Investors Would Have Been Better Off Avoiding IT
Finally, MNCs Trounced Public Sector Entities
Realty Returns Were Painful
Realty returned -14.9% CAGR. Many investors bullish on Realty suffered.
MNCs Verus Public Sector Entities
The final example we would put forth would be MNCs versus PSEs and here, MNCs trounced PSEs by a large margin.
1. As clearly evidenced, there is a wide dispersion in sectoral returns, which has direct implications on performance.
2. Given the staggered timing of sector activity, tactical sectoral allocations can generate strong alpha for portfolio managers.
3. Sectoral positioning can also aid in enhancing bottom up stock selection returns by focusing on strong sectoral trends.
4. A diversification strategy or closet index strategy will generate inferior returns to a competent sectoral allocation model.
How Good Were Our Signals on Sectoral Allocation?
Surprisingly good. We will publish data on our sectoral allocation signals separately in coming days. What we can say with conviction is that sectoral calls are alpha generators and being in the right sector is akin to riding a boat with the wind behind your sails.
Sectoral Review for 2016
Our sector models in early 2016 were long Autos, Banks, Energy, Financial Services, FMCG, Media, Private Banks, Commodities, PSEs and MNCs. The model was negative on IT, Pharma and Infra. In the summer, the model generated buy signals on Metals, PSU banks and CPSEs.
Current Sectoral Model Over / Under Weights
Today, the model points to long Autos, Energy, Metals, CPSEs, Financials and underweight FMCG, IT, Media, Pharma, Consumption, Infra, Realty and MNCs.
The critical question that comes forth is whether a 6.5% yield and a 1-2% real yield is an appropriate rate of return for a long term investor? We think the relative attractiveness of equities versus bonds is unquestionable over longer periods and equities are relatively attractive today. This is what our relative valuation models are suggesting. The gap in attractiveness is at lows, favouring equities.
Generally the end to a rate cut cycle is marked by visible signs of a pickup in growth. An argument could be made that signs of growth were emerging pre-demonetisation. Post demonetisation, however, with the rapid decline in manufacturing and services, it is difficult to make the case that the RBI is done with rate easing. On the other hand, the Governor took a surprisingly hawkish tone in the previous RBI policy meet, flagging global financial risks and inflation as concerns. With inflation continuing to be subdued, we are hard pressed to see aggressive easing given the RBI’s current stance. Rising rates in the U.S. and a hawkish Fed suggest further unlikelihood of an aggressive RBI. A revision to this stance would be likely only in the event of a negative surprise to growth in the domestic economy or the U.S. Our base case is a resumption of growth for the domestic economy and we are not of the opinion that there is a pressing need for rate cuts at this time. That being said, the RBI does have the room to manoeuvre with benign inflation trends.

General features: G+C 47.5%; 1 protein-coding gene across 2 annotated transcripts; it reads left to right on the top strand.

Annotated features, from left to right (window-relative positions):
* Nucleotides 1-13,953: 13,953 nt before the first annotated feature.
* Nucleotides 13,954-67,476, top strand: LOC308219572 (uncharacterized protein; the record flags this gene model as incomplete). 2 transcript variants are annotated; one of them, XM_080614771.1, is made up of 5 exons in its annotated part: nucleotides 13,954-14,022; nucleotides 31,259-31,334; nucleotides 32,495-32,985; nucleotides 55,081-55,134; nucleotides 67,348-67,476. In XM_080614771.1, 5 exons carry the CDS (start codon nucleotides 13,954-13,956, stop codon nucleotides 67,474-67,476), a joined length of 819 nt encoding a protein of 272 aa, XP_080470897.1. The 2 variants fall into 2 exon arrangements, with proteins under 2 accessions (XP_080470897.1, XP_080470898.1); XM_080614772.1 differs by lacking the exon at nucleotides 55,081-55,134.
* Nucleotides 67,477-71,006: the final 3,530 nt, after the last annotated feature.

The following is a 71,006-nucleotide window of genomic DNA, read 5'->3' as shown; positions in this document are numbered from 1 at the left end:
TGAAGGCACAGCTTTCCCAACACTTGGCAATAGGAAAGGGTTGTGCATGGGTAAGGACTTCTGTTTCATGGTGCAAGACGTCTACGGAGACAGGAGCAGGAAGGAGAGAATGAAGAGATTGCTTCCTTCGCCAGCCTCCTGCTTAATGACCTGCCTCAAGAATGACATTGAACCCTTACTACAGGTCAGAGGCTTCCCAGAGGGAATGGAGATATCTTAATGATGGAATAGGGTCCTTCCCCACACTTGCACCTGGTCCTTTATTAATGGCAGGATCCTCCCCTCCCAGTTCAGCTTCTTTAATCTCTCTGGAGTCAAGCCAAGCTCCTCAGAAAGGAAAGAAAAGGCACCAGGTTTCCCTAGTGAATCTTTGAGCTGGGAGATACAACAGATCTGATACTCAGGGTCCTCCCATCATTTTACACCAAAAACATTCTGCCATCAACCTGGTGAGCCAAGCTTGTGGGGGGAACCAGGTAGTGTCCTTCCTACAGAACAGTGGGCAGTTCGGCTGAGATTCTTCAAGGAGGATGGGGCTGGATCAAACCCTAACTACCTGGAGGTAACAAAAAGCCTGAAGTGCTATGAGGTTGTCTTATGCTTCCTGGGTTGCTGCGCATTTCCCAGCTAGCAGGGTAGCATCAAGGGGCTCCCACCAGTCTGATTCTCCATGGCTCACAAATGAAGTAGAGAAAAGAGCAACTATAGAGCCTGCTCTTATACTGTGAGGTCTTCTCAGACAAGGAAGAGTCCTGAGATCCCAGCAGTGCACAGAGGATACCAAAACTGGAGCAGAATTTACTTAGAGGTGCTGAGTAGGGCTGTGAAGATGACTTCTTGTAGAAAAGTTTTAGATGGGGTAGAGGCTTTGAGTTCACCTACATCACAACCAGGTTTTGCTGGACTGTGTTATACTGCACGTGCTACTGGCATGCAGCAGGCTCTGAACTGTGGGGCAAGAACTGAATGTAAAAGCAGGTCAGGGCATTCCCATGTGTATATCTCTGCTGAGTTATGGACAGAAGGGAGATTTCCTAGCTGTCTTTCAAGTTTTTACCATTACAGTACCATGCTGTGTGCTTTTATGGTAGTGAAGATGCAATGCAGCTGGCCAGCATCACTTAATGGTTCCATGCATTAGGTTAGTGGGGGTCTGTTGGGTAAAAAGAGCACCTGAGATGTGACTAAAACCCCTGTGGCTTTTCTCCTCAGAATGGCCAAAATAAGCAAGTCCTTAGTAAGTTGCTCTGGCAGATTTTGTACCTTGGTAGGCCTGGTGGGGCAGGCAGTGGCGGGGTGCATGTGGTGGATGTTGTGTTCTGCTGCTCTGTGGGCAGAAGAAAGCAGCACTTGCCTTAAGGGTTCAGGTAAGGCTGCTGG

One of the benefits of demonetisation is that transmission has finally begun to take place in earnest. A decline in interest rates will bring down the cost of capital for corporates and bodes well for corporate bonds and accrual strategies.
Domestic inflation remains benign, despite the rise in global commodity prices, the strong dollar, rising U.S. interest rates. Demonetisation makes it likely that the RBI’s target of 5% inflation in March’17 could be met with a good monsoon and expected slowdown in consumption. Were the economy to recover sharply in the second half, there would be a risk of an uptick in inflation.
The infusion of fresh deposits in banking system (post demonetisation) is likely to shore up demand for G-Secs by banks, which augurs well for bond prices. However, the narrowing of the rate differential is likely to keep the foreign investor on the sidelines. Marginal sources of domestic demand are also unlikely to be active participants. If the local growth shock from demonetisation appears deeper than expected, or if the Trump plan disappoints, markets may revert to a dovish interpretation leading to a rally in bonds. On the other hand, an aggressive step away from the fiscal deficit target or other surprises in the Budget could provide downward pressure on prices.